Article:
So it boils down to this: We can agree to disagree.

But isn’t this fun?

M E

The town of Summit was founded in 1890, and the Argo factory was started in 1907 in an unincorporated area to the south of Summit. Summit annexed it in 1911.

The USPS will accept names for areas that are not, strictly speaking, the actual municipal names. I can think of numerous instances of this happening. Sometimes, these are neighborhood nicknames. Such is the case with “Summit Argo.”

Interestingly, there is a film called Argo, which has nothing to do with Summit or Argo in Illinois.

Arrrgh!!!

-David Sadowski

Now Available On Compact Disc

RRC-OMTT
Railroad Record Club Traction Rarities – 1951-58
From the Original Master Tapes
# of Discs- 3
Price: $24.99


Railroad Record Club Traction Rarities – 1951-58
From the Original Master Tapes

Our friend Kenneth Gear recently acquired the original Railroad Record Club master tapes. These have been digitized, and we are now offering over three hours of 1950s traction audio recordings that have not been heard in 60 years.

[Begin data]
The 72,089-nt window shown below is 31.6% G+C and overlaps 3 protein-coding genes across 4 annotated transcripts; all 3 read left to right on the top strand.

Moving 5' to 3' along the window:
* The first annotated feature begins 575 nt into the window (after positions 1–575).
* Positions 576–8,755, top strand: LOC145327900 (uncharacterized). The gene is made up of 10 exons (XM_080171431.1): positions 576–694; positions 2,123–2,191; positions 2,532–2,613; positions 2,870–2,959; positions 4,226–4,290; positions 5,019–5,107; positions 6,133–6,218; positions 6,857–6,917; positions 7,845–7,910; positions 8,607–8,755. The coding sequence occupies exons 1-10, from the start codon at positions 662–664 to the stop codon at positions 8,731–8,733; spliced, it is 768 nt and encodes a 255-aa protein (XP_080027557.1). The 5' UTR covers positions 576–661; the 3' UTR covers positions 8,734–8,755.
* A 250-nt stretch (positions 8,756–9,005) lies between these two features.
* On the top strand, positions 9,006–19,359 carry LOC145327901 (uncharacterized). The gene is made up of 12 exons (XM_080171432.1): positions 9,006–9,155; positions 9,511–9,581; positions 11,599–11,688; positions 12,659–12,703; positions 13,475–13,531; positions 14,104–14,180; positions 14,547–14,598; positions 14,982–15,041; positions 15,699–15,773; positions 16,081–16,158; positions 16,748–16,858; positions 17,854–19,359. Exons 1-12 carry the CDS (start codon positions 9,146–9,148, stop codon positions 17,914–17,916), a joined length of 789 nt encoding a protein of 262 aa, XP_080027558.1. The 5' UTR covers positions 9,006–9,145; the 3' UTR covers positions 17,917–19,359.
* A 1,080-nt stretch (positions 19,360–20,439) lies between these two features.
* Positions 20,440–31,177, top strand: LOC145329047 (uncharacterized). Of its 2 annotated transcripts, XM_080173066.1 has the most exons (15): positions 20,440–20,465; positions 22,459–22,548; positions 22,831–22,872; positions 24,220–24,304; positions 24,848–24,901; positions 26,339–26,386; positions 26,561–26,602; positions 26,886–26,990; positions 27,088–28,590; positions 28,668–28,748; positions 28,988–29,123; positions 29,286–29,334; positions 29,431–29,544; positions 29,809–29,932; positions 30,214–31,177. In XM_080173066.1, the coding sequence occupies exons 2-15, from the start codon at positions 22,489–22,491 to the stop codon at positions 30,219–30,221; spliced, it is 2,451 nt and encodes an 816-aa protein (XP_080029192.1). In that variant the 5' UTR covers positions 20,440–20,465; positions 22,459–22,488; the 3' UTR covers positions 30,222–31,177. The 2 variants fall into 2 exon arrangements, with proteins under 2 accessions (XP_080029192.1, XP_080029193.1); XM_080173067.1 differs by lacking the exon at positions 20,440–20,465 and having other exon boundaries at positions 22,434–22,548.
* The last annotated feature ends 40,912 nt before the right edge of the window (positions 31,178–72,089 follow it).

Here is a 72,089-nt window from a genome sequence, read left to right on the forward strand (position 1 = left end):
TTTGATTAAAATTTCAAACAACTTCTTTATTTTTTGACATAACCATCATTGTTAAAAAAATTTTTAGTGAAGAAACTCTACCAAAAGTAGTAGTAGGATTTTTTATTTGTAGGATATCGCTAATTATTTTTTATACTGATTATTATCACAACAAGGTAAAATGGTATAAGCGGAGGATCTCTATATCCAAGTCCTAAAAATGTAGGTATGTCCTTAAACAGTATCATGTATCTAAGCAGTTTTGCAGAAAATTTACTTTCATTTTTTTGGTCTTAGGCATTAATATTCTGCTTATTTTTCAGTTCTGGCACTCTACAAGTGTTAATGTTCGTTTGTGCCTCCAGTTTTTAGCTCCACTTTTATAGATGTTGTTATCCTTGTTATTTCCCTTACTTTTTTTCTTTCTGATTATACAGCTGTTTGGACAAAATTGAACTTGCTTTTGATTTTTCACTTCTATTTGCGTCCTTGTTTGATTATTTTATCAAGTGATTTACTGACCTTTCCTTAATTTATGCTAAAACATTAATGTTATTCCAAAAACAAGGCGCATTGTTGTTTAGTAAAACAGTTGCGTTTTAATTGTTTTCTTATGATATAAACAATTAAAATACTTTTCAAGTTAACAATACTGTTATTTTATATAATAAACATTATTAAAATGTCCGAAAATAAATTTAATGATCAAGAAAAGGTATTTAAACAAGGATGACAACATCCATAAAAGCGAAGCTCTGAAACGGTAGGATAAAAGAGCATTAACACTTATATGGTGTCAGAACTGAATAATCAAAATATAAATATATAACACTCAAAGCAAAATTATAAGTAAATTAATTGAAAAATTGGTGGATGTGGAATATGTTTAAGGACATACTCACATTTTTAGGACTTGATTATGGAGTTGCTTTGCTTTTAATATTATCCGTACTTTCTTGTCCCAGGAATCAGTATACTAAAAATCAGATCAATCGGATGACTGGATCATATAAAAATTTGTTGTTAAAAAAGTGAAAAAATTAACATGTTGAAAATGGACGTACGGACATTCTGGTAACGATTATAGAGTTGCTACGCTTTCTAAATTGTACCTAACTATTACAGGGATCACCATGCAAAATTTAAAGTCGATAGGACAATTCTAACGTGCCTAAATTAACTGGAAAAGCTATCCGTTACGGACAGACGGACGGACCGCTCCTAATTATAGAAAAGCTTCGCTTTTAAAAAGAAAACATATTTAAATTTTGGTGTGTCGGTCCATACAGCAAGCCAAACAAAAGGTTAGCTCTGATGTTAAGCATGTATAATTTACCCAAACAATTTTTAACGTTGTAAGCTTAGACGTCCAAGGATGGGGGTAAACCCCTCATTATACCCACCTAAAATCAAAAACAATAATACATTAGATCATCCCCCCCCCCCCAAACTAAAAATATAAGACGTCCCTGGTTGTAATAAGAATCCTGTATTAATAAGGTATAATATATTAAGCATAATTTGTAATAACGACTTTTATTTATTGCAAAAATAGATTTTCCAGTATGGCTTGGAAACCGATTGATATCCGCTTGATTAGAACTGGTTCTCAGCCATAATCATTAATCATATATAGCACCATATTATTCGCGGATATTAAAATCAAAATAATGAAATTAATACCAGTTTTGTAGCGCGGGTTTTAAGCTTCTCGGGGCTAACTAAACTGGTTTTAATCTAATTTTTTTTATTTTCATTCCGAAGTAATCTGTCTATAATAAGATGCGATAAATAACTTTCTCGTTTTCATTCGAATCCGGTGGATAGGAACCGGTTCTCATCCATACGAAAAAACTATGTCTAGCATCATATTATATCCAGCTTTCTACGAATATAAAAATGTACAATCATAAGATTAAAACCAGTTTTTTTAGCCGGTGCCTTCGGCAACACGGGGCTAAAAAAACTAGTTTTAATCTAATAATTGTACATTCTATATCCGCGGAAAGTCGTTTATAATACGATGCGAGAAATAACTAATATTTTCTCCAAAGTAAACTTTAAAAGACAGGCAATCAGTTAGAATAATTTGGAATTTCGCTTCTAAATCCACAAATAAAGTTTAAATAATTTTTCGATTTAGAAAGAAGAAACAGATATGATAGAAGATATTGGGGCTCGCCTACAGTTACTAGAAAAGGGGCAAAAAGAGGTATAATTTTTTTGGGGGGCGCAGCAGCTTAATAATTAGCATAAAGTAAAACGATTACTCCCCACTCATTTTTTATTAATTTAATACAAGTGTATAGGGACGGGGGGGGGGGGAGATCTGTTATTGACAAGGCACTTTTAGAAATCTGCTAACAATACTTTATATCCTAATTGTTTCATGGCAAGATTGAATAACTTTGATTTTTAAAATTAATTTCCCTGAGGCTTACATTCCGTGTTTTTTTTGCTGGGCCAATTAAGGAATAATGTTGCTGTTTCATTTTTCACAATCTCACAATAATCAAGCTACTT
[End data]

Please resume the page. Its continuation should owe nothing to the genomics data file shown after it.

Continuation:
Properties covered include:

Potomac Edison (Hagerstown & Frederick), Capital Transit, Altoona & Logan Valley, Shaker Heights Rapid Transit, Pennsylvania Railroad, Illinois Terminal, Baltimore Transit, Niagara St. Catharines & Toronto, St. Louis Public Transit, Queensboro Bridge, Third Avenue El, Southern Iowa Railway, IND Subway (NYC), Johnstown Traction, Cincinnati Street Railway, and the Toledo & Eastern

$5 from the sale of each set will go to Kenneth Gear, who has invested thousands of dollars to purchase all the remaining artifacts relating to William A. Steventon’s Railroad Record Club of Hawkins, WI. It is very unlikely that he will ever be able to recoup his investment, but we support his efforts at preserving this important history, and sharing it with railfans everywhere.

Disc One
Potomac Edison (Hagerstown & Frederick):
01. 3:45 Box motor #5
02. 3:32 Box motor #5, May 24, 1953
03. 4:53 Engine whistle signals, loco #12, January 17, 1954
04. 4:13 Loco #12
Capital Transit:
05. 0:56 PCC car 1557, Route 20 – Cabin John line, July 19, 1953
06. 1:43
Altoona & Logan Valley:
07. 4:00 Master Unit car #74, August 8, 1953
Shaker Heights Rapid Transit:
08. 4:17 Car 306 (ex-AE&FRE), September 27, 1953
09. 4:04
10. 1:39
Pennsylvania Railroad GG-1s:
11. 4:35 August 27, 1954
12. 4:51
Illinois Terminal:
13. 5:02 Streamliner #300, northward from Edwardsville, February 14, 1955
14. 12:40 Car #202 (ex-1202), between Springfield and Decatur, February 1955